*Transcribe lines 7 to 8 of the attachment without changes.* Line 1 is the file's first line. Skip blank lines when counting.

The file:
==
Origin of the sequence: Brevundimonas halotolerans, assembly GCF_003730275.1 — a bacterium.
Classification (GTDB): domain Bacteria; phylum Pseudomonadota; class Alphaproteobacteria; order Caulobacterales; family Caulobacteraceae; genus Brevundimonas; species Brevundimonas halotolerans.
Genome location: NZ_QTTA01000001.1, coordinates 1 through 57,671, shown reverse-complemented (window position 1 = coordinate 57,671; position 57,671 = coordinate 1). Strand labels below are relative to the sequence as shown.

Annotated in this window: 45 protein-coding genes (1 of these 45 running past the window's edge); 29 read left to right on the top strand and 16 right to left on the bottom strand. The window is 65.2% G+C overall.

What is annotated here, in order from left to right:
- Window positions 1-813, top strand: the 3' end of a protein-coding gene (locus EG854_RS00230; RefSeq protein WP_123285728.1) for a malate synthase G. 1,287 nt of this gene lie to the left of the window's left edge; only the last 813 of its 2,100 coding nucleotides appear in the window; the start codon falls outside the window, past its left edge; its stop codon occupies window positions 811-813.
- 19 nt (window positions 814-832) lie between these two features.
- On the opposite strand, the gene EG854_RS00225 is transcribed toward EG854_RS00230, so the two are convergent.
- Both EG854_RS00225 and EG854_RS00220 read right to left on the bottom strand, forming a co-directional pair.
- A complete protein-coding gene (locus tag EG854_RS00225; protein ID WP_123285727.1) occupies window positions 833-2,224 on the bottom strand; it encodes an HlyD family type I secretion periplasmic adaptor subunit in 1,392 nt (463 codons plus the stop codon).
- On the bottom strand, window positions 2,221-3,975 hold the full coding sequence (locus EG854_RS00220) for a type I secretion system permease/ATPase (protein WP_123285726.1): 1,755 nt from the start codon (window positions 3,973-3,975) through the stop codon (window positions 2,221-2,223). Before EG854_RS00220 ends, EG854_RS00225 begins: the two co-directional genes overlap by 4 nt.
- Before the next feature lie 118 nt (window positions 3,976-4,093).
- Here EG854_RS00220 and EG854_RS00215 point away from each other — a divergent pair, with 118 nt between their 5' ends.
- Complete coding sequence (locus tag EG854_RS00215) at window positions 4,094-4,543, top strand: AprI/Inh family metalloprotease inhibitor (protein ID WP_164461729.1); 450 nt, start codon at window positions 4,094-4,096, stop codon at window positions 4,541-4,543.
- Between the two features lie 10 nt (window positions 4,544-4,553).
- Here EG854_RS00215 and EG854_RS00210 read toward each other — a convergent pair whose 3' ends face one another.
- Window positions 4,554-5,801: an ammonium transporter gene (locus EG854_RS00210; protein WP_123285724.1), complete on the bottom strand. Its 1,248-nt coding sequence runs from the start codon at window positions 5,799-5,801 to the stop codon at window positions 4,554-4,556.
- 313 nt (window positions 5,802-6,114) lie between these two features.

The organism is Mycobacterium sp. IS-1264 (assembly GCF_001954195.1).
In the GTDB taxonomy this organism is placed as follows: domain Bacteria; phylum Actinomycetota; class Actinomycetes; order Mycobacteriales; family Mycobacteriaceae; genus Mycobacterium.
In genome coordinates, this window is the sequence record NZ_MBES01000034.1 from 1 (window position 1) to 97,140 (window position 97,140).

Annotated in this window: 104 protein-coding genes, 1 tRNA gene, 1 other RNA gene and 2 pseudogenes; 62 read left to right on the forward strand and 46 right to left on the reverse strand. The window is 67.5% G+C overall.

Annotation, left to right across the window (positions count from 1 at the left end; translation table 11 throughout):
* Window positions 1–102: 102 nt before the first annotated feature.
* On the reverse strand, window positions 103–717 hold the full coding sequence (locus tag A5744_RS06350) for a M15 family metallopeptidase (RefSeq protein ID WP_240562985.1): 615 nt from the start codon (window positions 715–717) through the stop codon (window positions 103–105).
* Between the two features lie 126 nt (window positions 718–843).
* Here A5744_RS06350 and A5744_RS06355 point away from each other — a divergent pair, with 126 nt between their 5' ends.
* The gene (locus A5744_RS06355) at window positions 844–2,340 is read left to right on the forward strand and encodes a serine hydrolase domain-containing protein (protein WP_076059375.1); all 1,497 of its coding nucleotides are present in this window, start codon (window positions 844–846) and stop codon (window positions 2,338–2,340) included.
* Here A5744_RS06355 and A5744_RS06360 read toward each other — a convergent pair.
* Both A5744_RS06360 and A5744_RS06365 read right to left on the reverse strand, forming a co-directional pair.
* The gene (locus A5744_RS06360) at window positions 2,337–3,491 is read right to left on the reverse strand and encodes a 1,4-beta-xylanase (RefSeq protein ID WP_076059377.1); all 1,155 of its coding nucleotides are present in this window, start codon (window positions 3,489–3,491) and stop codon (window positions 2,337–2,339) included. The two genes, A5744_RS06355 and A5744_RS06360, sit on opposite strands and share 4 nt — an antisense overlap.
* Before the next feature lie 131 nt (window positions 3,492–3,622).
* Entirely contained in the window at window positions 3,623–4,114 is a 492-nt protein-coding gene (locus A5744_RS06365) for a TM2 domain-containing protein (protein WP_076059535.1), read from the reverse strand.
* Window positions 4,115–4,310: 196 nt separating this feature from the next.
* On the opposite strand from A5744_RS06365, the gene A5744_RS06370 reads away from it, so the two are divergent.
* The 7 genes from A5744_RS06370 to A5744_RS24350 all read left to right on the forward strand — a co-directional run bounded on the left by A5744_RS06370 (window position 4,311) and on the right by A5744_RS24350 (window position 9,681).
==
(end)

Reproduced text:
- 19 nt (window positions 814-832) lie between these two features.
- On the opposite strand, the gene EG854_RS00225 is transcribed toward EG854_RS00230, so the two are convergent.